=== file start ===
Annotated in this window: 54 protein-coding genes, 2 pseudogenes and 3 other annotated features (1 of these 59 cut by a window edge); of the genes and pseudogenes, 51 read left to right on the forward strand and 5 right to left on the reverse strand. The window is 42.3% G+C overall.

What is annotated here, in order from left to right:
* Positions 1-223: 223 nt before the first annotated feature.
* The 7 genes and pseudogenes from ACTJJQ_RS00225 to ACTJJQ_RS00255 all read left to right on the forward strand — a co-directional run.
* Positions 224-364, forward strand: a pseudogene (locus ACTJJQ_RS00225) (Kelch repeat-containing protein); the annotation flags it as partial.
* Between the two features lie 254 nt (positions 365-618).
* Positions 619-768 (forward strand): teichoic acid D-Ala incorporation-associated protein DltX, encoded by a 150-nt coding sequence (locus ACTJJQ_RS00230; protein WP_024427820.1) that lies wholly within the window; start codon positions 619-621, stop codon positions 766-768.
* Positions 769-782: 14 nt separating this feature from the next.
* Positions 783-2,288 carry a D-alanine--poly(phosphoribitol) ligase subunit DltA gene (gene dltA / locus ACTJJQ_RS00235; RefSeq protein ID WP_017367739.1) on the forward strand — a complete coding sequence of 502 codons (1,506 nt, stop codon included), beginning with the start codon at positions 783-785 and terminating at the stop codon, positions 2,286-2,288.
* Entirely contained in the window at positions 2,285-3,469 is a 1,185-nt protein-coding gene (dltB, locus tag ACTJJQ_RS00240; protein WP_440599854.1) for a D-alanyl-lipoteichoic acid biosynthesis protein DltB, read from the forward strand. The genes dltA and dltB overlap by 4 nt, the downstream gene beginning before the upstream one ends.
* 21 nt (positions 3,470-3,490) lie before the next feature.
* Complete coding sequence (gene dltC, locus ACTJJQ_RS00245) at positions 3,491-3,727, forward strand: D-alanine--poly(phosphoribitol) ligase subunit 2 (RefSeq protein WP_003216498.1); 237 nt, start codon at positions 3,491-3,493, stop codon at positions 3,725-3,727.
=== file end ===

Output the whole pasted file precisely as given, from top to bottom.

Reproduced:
Annotated in this window: 54 protein-coding genes, 2 pseudogenes and 3 other annotated features (1 of these 59 cut by a window edge); of the genes and pseudogenes, 51 read left to right on the forward strand and 5 right to left on the reverse strand. The window is 42.3% G+C overall.

What is annotated here, in order from left to right:
* Positions 1-223: 223 nt before the first annotated feature.
* The 7 genes and pseudogenes from ACTJJQ_RS00225 to ACTJJQ_RS00255 all read left to right on the forward strand — a co-directional run.
* Positions 224-364, forward strand: a pseudogene (locus ACTJJQ_RS00225) (Kelch repeat-containing protein); the annotation flags it as partial.
* Between the two features lie 254 nt (positions 365-618).
* Positions 619-768 (forward strand): teichoic acid D-Ala incorporation-associated protein DltX, encoded by a 150-nt coding sequence (locus ACTJJQ_RS00230; protein WP_024427820.1) that lies wholly within the window; start codon positions 619-621, stop codon positions 766-768.
* Positions 769-782: 14 nt separating this feature from the next.
* Positions 783-2,288 carry a D-alanine--poly(phosphoribitol) ligase subunit DltA gene (gene dltA / locus ACTJJQ_RS00235; RefSeq protein ID WP_017367739.1) on the forward strand — a complete coding sequence of 502 codons (1,506 nt, stop codon included), beginning with the start codon at positions 783-785 and terminating at the stop codon, positions 2,286-2,288.
* Entirely contained in the window at positions 2,285-3,469 is a 1,185-nt protein-coding gene (dltB, locus tag ACTJJQ_RS00240; protein WP_440599854.1) for a D-alanyl-lipoteichoic acid biosynthesis protein DltB, read from the forward strand. The genes dltA and dltB overlap by 4 nt, the downstream gene beginning before the upstream one ends.
* 21 nt (positions 3,470-3,490) lie before the next feature.
* Complete coding sequence (gene dltC, locus ACTJJQ_RS00245) at positions 3,491-3,727, forward strand: D-alanine--poly(phosphoribitol) ligase subunit 2 (RefSeq protein WP_003216498.1); 237 nt, start codon at positions 3,491-3,493, stop codon at positions 3,725-3,727.